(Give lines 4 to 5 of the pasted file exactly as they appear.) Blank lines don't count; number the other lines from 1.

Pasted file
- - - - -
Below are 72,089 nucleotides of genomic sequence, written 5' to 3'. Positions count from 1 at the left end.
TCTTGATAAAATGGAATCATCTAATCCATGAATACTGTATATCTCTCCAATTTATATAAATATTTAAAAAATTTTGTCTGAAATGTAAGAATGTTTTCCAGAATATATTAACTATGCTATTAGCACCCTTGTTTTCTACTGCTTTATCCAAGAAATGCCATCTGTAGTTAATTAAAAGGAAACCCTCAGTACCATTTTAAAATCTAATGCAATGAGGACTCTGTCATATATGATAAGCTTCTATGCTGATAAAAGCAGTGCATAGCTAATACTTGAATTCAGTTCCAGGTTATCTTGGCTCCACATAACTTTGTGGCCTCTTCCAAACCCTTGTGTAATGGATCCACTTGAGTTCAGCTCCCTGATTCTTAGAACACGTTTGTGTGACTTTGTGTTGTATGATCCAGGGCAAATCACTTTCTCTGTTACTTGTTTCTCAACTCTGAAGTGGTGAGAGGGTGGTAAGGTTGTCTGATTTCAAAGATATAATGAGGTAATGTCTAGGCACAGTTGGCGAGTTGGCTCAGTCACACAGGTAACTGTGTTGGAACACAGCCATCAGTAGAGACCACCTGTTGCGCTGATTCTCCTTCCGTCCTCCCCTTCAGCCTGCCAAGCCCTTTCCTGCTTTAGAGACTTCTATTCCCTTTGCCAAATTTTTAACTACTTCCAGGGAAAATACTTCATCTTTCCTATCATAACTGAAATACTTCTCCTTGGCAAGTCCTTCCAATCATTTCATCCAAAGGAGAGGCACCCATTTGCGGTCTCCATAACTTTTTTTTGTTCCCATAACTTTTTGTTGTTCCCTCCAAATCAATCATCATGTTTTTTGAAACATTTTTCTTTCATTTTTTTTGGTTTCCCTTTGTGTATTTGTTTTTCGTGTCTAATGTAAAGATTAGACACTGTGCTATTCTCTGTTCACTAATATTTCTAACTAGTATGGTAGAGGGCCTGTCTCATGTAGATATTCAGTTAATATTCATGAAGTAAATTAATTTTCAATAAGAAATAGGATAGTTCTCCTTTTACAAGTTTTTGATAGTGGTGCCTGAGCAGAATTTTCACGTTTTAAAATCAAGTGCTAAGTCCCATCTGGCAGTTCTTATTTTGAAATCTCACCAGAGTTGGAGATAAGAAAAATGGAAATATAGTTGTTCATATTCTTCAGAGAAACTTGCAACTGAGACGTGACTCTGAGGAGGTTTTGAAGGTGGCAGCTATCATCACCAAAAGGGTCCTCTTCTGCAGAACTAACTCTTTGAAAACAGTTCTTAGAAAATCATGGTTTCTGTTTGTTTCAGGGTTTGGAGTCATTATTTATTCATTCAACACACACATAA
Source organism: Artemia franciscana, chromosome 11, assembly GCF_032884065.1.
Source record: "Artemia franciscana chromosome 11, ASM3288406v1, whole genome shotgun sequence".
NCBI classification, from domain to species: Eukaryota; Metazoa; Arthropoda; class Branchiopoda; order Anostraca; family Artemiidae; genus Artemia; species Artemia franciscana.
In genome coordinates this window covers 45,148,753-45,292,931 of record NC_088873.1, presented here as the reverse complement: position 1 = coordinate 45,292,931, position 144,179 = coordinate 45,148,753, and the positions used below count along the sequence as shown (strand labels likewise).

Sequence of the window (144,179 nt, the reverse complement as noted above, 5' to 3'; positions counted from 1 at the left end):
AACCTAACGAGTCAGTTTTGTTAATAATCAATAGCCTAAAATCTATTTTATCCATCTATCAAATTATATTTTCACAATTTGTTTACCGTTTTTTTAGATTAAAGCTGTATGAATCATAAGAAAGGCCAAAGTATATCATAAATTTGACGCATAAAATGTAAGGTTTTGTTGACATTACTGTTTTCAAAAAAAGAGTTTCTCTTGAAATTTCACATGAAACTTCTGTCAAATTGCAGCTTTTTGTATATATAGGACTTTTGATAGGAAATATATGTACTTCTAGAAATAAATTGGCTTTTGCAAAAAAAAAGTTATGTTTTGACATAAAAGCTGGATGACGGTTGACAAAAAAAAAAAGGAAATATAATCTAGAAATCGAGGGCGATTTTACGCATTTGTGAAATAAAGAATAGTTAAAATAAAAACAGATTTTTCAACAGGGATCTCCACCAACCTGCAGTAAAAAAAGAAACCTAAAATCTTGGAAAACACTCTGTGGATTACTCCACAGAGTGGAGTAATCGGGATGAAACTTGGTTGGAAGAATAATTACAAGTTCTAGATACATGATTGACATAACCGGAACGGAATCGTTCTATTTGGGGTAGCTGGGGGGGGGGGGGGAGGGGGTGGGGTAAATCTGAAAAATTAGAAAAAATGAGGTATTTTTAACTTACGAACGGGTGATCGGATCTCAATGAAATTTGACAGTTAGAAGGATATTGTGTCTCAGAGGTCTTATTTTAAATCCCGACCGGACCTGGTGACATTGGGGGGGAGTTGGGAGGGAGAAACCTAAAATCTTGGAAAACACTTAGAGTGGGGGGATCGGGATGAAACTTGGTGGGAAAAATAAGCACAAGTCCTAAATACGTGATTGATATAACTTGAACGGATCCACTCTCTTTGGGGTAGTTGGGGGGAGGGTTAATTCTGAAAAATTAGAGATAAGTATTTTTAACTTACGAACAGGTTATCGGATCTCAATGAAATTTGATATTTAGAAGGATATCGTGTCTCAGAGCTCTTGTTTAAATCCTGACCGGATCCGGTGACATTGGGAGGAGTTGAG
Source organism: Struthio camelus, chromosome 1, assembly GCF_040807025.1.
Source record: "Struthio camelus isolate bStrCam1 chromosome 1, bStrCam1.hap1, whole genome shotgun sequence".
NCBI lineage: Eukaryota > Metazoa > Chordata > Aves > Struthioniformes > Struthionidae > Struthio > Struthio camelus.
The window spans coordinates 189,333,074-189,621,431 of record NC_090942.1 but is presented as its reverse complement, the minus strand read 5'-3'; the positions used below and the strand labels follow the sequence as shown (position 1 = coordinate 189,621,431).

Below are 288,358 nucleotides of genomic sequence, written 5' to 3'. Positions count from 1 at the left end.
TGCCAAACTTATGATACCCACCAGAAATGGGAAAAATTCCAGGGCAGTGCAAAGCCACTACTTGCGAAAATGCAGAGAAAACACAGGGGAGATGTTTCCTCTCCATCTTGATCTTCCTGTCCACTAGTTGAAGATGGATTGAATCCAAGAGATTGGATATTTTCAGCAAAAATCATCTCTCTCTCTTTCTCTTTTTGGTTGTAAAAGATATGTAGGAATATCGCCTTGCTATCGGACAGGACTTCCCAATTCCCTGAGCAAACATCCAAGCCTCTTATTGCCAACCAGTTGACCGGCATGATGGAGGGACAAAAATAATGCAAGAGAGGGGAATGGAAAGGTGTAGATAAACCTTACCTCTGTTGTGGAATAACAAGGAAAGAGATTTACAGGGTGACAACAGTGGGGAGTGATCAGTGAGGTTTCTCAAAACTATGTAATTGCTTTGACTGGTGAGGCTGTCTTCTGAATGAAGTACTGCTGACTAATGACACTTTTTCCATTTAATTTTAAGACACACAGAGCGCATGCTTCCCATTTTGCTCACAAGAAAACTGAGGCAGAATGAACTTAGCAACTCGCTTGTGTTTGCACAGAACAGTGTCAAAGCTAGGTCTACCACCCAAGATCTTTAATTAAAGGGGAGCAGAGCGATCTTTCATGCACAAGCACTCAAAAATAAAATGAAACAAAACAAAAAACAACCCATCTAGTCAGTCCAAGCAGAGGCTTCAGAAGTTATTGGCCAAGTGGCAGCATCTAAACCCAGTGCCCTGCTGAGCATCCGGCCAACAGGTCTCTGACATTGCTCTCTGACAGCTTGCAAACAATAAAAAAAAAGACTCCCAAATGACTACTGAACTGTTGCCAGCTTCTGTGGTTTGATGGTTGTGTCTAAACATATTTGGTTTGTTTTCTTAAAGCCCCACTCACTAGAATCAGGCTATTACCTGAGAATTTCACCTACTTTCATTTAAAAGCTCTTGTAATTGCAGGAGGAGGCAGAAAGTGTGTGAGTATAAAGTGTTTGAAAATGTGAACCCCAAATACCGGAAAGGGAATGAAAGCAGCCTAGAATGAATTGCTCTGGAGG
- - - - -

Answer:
Source record: "Artemia franciscana chromosome 11, ASM3288406v1, whole genome shotgun sequence".
NCBI classification, from domain to species: Eukaryota; Metazoa; Arthropoda; class Branchiopoda; order Anostraca; family Artemiidae; genus Artemia; species Artemia franciscana.